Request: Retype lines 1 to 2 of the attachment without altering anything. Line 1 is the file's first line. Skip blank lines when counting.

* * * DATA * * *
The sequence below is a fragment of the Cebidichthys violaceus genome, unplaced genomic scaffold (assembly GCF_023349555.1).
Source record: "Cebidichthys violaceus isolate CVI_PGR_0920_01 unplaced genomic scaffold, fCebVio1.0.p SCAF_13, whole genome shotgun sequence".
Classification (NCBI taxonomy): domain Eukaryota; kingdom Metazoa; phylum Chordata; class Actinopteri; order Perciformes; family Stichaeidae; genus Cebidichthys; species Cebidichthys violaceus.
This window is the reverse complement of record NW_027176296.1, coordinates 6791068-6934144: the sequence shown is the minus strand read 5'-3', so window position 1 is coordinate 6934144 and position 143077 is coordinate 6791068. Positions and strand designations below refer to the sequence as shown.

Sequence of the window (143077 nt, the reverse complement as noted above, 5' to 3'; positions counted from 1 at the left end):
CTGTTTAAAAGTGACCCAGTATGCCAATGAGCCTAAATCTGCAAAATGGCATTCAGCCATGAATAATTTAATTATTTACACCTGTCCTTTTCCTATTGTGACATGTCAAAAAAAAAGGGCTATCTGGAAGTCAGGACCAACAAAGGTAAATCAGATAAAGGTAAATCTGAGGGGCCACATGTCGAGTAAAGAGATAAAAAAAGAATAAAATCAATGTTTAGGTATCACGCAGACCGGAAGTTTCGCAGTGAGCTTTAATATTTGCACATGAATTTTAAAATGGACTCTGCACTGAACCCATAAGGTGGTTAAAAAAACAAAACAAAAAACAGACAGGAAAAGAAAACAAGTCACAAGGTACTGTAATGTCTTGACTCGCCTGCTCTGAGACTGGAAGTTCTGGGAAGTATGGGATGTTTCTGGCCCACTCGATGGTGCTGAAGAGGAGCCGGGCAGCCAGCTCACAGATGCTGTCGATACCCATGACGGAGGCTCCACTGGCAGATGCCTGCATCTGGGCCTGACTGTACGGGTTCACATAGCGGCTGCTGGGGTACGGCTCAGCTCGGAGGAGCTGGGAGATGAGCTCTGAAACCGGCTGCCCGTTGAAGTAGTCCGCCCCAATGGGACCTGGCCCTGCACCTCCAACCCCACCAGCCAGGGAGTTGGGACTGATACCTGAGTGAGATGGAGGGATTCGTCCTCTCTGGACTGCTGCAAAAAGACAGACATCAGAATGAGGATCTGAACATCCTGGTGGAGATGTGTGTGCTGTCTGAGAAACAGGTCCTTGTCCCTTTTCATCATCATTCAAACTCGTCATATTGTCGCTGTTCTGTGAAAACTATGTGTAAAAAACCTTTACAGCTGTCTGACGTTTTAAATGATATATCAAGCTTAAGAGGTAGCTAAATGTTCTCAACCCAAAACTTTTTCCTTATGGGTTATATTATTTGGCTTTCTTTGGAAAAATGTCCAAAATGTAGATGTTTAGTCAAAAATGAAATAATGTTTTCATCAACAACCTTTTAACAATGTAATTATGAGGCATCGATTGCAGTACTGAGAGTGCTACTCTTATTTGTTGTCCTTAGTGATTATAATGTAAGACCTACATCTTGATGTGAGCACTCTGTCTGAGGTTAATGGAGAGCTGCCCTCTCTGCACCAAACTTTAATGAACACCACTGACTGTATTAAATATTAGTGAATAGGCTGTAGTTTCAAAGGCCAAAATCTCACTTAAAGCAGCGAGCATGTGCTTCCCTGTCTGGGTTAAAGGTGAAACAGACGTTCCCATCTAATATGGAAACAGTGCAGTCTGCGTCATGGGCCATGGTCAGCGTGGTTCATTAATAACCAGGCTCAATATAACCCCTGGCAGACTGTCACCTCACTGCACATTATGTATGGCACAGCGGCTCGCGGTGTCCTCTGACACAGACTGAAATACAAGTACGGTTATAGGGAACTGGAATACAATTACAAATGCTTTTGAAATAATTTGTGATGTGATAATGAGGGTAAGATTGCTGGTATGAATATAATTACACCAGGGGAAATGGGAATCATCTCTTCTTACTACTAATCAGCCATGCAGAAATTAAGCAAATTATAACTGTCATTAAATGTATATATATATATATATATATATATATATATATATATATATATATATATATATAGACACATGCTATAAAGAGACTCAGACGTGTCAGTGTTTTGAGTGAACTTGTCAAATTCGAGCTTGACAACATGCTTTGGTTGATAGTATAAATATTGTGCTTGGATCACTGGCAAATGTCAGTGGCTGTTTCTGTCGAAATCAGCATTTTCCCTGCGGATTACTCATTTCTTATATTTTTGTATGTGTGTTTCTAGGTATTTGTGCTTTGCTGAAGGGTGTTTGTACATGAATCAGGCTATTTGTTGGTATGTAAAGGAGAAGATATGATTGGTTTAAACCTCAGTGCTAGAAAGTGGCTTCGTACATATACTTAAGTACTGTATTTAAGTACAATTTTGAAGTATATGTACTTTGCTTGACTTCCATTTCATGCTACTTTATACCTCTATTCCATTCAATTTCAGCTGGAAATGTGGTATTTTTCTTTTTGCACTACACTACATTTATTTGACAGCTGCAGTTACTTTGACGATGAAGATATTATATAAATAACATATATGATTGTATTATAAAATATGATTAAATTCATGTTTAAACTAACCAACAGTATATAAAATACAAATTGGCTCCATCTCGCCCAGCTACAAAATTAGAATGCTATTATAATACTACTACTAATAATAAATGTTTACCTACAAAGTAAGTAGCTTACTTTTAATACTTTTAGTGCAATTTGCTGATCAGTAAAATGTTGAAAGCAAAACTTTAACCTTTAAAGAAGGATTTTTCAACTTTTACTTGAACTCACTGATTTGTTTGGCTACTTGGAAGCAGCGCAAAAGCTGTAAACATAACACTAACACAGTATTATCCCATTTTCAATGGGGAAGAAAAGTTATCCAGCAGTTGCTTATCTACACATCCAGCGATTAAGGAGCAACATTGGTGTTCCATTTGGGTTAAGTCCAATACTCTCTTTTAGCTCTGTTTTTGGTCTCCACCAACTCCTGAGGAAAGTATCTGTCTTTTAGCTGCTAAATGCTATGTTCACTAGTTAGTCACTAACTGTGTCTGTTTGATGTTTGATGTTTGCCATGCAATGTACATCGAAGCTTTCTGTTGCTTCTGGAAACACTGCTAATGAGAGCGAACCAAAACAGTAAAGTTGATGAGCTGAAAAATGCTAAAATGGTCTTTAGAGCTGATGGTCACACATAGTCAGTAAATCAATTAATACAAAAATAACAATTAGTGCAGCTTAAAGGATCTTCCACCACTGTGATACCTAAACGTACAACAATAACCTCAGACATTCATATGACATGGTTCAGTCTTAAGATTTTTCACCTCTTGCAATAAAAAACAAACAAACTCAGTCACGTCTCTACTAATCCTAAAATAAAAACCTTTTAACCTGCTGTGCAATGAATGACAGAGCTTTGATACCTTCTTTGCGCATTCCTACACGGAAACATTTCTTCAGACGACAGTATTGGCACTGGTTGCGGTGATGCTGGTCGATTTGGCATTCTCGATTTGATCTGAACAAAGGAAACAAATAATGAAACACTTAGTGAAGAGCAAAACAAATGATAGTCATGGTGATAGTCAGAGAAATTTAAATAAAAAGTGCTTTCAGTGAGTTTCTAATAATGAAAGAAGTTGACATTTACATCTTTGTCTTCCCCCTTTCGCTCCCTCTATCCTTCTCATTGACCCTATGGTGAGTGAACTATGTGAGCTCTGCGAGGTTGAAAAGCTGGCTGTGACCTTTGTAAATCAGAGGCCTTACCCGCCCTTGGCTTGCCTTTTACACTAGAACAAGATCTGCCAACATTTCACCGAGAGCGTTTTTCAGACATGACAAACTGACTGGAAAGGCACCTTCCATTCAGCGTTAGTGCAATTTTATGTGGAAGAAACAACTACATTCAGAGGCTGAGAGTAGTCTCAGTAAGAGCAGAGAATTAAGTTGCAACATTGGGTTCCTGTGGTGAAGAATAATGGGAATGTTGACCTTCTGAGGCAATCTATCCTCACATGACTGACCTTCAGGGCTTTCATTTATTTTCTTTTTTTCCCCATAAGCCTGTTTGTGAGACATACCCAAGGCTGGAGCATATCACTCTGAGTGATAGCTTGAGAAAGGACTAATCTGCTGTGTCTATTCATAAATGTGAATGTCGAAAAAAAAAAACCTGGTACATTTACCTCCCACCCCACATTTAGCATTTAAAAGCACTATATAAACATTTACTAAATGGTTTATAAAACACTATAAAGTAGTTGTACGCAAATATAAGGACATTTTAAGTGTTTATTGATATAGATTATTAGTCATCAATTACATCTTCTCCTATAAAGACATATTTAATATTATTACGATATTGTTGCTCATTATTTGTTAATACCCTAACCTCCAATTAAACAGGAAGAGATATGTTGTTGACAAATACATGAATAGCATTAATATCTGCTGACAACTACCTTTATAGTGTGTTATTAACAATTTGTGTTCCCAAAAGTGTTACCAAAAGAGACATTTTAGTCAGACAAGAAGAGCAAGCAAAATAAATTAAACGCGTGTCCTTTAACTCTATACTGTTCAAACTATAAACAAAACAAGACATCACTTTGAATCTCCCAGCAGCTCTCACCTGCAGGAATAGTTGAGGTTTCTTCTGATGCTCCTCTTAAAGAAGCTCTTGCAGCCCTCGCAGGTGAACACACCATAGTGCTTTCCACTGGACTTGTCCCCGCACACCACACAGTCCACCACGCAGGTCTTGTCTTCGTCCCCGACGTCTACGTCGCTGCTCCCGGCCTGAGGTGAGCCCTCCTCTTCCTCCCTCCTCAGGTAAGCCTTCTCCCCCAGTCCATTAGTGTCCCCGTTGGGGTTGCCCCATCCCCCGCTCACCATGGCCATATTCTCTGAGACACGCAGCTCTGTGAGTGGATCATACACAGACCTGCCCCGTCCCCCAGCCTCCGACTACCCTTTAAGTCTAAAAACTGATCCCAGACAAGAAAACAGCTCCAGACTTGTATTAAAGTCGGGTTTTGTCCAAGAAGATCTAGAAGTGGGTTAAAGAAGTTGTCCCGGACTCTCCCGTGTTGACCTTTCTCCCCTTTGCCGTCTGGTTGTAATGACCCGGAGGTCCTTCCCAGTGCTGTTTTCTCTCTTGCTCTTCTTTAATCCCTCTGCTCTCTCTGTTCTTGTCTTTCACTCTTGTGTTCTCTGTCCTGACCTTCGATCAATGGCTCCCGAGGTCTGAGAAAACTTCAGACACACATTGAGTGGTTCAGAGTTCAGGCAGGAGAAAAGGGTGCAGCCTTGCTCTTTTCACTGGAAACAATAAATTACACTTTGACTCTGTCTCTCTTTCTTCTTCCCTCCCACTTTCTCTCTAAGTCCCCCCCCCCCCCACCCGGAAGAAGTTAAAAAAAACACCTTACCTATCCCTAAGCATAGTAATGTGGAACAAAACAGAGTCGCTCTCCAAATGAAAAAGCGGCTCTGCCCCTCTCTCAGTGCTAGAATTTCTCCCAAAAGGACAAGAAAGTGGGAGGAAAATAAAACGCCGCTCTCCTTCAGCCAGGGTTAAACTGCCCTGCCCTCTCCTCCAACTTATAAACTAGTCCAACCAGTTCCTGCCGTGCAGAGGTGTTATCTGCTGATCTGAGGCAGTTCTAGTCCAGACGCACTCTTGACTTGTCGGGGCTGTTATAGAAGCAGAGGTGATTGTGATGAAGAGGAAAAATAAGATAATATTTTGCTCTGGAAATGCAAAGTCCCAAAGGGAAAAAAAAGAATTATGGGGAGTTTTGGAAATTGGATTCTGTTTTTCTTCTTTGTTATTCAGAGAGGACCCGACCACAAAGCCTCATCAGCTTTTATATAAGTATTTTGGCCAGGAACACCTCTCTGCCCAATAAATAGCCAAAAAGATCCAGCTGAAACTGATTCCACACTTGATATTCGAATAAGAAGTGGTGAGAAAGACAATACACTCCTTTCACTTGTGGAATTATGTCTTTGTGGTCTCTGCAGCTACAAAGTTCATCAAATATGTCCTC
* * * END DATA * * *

The sequence below is a fragment of the Cebidichthys violaceus genome, unplaced genomic scaffold (assembly GCF_023349555.1).
Source record: "Cebidichthys violaceus isolate CVI_PGR_0920_01 unplaced genomic scaffold, fCebVio1.0.p SCAF_13, whole genome shotgun sequence".